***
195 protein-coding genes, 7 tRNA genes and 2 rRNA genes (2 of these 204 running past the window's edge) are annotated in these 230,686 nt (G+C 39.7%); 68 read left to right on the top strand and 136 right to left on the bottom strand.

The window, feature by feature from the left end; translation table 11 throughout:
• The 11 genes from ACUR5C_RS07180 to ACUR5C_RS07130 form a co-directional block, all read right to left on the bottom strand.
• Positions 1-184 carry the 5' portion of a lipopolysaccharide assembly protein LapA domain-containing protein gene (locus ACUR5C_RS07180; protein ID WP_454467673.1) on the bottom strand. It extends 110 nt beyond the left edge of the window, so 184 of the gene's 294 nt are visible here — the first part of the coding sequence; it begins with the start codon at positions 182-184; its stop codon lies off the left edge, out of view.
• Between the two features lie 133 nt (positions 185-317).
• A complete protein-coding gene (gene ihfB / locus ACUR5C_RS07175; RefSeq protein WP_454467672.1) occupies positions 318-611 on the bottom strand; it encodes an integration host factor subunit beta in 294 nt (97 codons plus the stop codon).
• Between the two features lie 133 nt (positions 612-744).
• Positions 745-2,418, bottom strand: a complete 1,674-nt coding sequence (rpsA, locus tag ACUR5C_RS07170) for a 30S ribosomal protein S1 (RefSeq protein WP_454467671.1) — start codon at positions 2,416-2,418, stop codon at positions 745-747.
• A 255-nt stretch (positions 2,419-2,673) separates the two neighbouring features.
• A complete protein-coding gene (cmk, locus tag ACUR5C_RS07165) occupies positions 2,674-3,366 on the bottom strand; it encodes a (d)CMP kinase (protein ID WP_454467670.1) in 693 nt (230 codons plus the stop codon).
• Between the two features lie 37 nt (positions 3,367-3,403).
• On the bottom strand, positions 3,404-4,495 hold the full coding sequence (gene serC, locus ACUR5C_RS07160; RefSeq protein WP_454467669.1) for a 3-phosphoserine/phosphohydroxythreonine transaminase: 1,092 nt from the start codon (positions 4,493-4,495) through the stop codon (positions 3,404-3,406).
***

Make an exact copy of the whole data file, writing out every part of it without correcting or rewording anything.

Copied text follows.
195 protein-coding genes, 7 tRNA genes and 2 rRNA genes (2 of these 204 running past the window's edge) are annotated in these 230,686 nt (G+C 39.7%); 68 read left to right on the top strand and 136 right to left on the bottom strand.

The window, feature by feature from the left end; translation table 11 throughout:
• The 11 genes from ACUR5C_RS07180 to ACUR5C_RS07130 form a co-directional block, all read right to left on the bottom strand.
• Positions 1-184 carry the 5' portion of a lipopolysaccharide assembly protein LapA domain-containing protein gene (locus ACUR5C_RS07180; protein ID WP_454467673.1) on the bottom strand. It extends 110 nt beyond the left edge of the window, so 184 of the gene's 294 nt are visible here — the first part of the coding sequence; it begins with the start codon at positions 182-184; its stop codon lies off the left edge, out of view.
• Between the two features lie 133 nt (positions 185-317).
• A complete protein-coding gene (gene ihfB / locus ACUR5C_RS07175; RefSeq protein WP_454467672.1) occupies positions 318-611 on the bottom strand; it encodes an integration host factor subunit beta in 294 nt (97 codons plus the stop codon).
• Between the two features lie 133 nt (positions 612-744).
• Positions 745-2,418, bottom strand: a complete 1,674-nt coding sequence (rpsA, locus tag ACUR5C_RS07170) for a 30S ribosomal protein S1 (RefSeq protein WP_454467671.1) — start codon at positions 2,416-2,418, stop codon at positions 745-747.
• A 255-nt stretch (positions 2,419-2,673) separates the two neighbouring features.
• A complete protein-coding gene (cmk, locus tag ACUR5C_RS07165) occupies positions 2,674-3,366 on the bottom strand; it encodes a (d)CMP kinase (protein ID WP_454467670.1) in 693 nt (230 codons plus the stop codon).
• Between the two features lie 37 nt (positions 3,367-3,403).
• On the bottom strand, positions 3,404-4,495 hold the full coding sequence (gene serC, locus ACUR5C_RS07160; RefSeq protein WP_454467669.1) for a 3-phosphoserine/phosphohydroxythreonine transaminase: 1,092 nt from the start codon (positions 4,493-4,495) through the stop codon (positions 3,404-3,406).